Is Organic the Magic Pill We Seek?
Is it worth a 100 percent increase in your monthly household food bill to buy organically-grown products? Frankly, I’ve never paid much attention to organic food. Most of what was available was smaller in size and generally less visually appealing than the cheaper, chemically-grown alternatives. So I’ve just accepted the lack of flavor in tomatoes, carrots, eggs and chicken that I eat.
You readers know that I’m a boomer—although I plead with you not to tell any of my friends that I’ve admitted that I’m aging. I’ve accepted each new ache and pain without question or complaint. Recently, though, I saw Jamie Lee Curtis talking directly to me about “occasional irregularity.” Ah, I thought, if yogurt producers market a product to fix malfunctioning colons, other people are having those same tummy aches I’ve been getting lately. Maybe, I wonder: Are we slowly poisoning ourselves?
I began to pay more attention to people who sang the praises of macrobiotic diets, fasting, cleansings, and claims they experienced freedom from pain, better sleep, sharpened focus, memory improvement, and healing--even cures for terminal illness--all of which are somehow in addition to weight control and improvement in general health. Could this be substantially about what we choose to fuel and clean our body engines?
During short Minnesota summers I grow some of our favorite fruits, vegetables and herbs, and I find an abundance of locally-grown produce available in our community. But I admit that I typically fertilize with chemicals several times during the growing season, and much of the produce really isn’t locally-grown. Farmers rarely raise organically. Two years ago, though, a totally organic farmer’s market opened in our city. There are live chicken underfoot, brown eggs, spicy greens, wild fish and an explosion of crafts and baked goods for sale. It’s an adventure in fun and taste--but pricey.
I’ve seen the squalid conditions where eggs are collected, and I’ve watched as chickens are brought to maturity at 48 rather than 90 some days. I’ve cringed at the sight of chickens fed with massive doses of hormones and unable to walk because of the weight of their own breasts.
While we are at it let's examine cattle production. Although cows eat grass, we feed them corn, which sickens them. So we serve them with antibiotics to keep their illnesses at bay. It works, right? I’ve begun to suspect there is something wrong with this picture.
I like chicken and beef. I also like eggs and fish. I eat them all. But I don’t feel as healthy as I used to. What if it’s true that “we are what we eat?” Isn’t that a scary thought?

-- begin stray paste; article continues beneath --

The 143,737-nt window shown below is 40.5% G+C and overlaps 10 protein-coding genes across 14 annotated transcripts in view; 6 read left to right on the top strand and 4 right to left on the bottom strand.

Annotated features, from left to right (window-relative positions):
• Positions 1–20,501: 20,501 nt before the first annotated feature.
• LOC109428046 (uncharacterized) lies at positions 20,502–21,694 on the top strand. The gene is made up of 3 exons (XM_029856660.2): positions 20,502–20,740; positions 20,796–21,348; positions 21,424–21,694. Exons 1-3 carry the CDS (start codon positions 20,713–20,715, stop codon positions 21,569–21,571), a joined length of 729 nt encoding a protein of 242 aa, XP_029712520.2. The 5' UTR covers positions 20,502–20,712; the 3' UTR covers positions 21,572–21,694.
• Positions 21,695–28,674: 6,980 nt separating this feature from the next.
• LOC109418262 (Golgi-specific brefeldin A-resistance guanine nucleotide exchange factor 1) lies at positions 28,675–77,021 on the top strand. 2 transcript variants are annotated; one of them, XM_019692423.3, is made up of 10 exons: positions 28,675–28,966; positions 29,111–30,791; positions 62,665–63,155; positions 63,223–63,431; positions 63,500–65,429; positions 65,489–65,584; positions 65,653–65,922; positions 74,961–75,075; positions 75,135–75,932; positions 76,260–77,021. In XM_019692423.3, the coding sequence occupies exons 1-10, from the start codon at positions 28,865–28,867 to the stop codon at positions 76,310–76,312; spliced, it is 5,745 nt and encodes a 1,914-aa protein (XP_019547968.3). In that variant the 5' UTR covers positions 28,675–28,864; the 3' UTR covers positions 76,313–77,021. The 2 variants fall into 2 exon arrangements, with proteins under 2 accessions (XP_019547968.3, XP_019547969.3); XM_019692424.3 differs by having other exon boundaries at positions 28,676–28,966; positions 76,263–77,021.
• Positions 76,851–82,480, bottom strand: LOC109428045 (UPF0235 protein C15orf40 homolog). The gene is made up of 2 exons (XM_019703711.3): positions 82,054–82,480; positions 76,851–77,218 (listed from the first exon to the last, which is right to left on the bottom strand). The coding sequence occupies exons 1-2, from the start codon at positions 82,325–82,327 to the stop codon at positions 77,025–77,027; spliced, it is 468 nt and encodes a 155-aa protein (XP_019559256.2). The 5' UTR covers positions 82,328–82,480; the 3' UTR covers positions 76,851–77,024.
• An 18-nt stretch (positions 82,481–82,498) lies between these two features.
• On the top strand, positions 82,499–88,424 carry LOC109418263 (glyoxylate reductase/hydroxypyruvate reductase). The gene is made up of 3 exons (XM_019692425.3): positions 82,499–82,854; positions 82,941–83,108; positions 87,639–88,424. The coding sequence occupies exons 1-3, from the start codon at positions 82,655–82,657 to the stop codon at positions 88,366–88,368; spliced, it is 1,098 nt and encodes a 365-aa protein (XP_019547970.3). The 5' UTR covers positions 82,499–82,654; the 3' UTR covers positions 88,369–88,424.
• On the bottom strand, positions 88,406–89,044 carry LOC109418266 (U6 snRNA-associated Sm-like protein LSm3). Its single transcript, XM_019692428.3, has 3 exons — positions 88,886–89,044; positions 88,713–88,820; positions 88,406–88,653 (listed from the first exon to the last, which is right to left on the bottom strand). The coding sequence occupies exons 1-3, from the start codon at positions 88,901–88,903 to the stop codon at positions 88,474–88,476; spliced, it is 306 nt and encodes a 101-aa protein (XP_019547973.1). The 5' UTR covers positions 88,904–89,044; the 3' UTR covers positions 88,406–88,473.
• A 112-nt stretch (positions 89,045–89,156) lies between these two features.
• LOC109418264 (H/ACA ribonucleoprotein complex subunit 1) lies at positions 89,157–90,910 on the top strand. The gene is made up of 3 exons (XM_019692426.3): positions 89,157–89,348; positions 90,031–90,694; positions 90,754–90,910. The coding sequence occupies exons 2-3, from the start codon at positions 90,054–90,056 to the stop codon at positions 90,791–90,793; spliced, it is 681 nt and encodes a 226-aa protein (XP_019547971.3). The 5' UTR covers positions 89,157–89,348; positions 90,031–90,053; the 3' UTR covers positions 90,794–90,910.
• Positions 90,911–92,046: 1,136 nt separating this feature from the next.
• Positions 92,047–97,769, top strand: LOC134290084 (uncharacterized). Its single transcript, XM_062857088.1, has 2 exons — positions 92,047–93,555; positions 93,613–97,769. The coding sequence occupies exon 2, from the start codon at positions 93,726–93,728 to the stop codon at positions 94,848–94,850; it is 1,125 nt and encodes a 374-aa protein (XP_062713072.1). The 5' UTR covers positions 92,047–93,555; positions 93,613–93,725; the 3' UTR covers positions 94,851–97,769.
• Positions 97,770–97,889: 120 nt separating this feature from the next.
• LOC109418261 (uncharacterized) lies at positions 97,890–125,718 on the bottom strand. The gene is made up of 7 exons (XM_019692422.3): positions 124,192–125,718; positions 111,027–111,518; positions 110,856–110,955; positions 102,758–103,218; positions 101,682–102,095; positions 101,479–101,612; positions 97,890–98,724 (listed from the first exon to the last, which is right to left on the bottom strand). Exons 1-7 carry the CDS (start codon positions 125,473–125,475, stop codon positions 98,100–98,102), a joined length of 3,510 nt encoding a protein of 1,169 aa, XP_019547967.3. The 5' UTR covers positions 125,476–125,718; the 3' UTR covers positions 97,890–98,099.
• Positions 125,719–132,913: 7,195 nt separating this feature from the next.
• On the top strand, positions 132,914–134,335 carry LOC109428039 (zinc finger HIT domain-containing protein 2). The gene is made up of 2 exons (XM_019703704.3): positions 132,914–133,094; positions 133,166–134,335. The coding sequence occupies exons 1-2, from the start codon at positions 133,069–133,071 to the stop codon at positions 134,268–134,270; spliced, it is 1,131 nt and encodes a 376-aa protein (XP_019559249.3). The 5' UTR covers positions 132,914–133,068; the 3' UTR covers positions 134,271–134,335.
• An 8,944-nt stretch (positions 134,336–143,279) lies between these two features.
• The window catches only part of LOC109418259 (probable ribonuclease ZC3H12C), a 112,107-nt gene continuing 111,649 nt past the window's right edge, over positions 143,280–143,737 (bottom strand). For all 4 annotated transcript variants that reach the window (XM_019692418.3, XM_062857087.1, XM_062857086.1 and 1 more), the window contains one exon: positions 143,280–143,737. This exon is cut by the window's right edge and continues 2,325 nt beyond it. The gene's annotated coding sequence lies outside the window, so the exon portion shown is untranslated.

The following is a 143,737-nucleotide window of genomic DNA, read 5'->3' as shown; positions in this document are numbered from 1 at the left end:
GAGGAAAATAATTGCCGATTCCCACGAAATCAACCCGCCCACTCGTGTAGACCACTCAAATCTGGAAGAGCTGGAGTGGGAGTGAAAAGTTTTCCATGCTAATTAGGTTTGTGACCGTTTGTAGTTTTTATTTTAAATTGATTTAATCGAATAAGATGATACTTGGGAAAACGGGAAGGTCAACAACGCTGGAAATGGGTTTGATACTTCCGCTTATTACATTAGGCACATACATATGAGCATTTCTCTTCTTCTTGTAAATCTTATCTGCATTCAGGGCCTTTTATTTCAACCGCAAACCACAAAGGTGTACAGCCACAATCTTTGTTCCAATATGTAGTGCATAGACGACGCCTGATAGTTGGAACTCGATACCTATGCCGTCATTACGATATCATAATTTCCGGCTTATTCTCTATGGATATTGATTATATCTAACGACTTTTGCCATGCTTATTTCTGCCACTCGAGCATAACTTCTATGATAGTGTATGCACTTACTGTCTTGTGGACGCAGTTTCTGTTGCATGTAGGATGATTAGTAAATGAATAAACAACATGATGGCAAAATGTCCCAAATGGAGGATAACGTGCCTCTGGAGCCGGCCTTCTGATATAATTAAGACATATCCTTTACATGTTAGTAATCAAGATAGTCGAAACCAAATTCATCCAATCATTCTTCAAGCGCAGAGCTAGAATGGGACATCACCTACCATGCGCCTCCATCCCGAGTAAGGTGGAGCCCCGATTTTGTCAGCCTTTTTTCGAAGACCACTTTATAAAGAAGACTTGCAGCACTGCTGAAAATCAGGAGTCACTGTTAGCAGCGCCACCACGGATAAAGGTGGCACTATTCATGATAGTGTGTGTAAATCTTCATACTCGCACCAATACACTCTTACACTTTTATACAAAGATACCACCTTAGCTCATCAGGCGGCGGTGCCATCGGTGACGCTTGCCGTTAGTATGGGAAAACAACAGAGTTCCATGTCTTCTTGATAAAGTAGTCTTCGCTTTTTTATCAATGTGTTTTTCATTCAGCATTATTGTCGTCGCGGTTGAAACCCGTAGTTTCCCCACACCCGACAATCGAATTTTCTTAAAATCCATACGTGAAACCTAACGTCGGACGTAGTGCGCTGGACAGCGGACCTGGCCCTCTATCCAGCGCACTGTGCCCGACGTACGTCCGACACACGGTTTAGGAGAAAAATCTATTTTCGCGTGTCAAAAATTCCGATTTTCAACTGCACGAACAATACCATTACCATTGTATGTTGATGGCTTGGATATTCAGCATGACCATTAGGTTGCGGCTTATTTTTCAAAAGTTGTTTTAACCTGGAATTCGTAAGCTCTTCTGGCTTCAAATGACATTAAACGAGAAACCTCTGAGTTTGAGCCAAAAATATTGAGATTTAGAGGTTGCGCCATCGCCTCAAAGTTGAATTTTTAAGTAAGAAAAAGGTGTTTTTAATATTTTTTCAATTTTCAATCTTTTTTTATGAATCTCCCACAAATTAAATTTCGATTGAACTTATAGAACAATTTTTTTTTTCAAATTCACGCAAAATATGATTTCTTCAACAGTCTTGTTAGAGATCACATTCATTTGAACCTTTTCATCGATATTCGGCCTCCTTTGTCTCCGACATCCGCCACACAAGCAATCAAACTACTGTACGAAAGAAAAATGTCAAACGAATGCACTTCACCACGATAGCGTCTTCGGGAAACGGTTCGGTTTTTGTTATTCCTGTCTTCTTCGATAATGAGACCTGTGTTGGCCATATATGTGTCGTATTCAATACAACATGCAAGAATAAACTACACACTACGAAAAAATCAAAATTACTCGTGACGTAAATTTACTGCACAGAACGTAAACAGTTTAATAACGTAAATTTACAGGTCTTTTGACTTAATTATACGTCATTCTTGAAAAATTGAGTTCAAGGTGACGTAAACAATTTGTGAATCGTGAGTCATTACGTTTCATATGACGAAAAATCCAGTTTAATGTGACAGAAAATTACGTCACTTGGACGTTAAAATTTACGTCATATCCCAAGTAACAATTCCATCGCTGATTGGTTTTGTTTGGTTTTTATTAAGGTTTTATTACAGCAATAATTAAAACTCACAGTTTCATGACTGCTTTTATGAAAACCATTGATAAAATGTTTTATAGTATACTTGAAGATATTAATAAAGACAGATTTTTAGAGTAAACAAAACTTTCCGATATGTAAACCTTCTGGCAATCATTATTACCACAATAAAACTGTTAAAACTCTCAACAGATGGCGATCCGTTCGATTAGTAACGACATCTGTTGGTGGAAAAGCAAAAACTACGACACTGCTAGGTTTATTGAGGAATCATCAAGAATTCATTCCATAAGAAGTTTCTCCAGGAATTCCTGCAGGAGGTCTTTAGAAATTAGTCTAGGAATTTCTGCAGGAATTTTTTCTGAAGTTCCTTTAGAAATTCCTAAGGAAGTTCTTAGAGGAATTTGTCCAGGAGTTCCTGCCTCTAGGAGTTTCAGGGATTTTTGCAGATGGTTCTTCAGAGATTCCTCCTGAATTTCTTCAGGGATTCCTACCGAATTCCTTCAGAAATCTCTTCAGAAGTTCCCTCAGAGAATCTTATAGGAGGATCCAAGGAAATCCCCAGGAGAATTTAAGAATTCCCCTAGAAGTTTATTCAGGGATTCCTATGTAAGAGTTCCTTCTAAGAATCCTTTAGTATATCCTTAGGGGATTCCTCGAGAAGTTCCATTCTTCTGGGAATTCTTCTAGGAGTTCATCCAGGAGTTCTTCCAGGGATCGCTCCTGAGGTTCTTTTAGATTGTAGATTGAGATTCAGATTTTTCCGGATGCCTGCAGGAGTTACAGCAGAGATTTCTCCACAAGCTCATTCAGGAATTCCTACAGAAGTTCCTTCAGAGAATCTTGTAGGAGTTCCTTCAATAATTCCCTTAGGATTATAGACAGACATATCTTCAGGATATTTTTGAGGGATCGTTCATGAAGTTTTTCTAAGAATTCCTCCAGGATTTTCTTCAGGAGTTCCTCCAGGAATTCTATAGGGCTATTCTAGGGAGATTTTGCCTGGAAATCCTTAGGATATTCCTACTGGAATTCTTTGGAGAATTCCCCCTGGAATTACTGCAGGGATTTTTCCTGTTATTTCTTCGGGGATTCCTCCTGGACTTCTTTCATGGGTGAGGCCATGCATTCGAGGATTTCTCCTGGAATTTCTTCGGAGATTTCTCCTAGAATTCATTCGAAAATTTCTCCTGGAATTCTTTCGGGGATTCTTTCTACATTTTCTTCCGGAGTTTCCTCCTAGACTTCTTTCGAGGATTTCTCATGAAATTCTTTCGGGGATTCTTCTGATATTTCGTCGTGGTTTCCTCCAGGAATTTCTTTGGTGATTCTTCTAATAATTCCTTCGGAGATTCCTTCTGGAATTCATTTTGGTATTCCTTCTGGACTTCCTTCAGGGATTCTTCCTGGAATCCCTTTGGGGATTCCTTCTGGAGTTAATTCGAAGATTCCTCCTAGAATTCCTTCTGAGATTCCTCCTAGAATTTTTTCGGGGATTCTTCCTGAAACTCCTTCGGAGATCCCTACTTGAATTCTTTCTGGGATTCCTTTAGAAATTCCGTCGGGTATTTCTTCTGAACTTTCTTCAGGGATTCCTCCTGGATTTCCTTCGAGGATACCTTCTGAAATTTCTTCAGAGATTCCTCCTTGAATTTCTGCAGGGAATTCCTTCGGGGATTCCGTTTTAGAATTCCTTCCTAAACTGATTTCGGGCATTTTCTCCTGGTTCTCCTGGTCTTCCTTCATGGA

I love to eat. That’s always how I prove that ”I love you” to my friends, family and myself. Whenever I experience stress, an unpleasant task or disappointment, my first thought is to head for the chocolate.
I finally popped for the $17 organically-grown chicken. Wow! I had forgotten how good it tasted! Although the cost seemed extravagant, I now religiously buy only free-range organic eggs and organic skim milk, the latter in half-gallon returnable half-gallon glass bottles. Again, the price is double the competition, but the taste is simply amazing.
I’ve vowed to start my own compost, and abandon pesticides and chemical fertilizers. I even intend to seriously contemplate a medical purification “fast,” although the operative word here is “contemplate.” I’ve had no medical training, but I’ve read that hormones make chickens’ breasts grow. I constantly hear of family, friends and acquaintances who have polyps, cysts and tumors. The beef we eat has been raised on antibiotics. Do we inject them into the meat we eat? As a nation we have been over-prescribed with these drugs for much of our lives, and we’ve built up a tolerance for a “wonder drug”’ for many of us antibiotics have become an ineffective treatment. Is there a cause-effect relationship here? We may not know the answer in our lifetime.
As a nation and as individuals we have searched for magic pills to make us happy, sleep peacefully and get thin. Wouldn’t it be lovely to discover that we the solution is as simple as returning to how our great-grandparent ancestral farmers grew the food they brought to table?
By the way, I’ll let you know how that fast thing goes.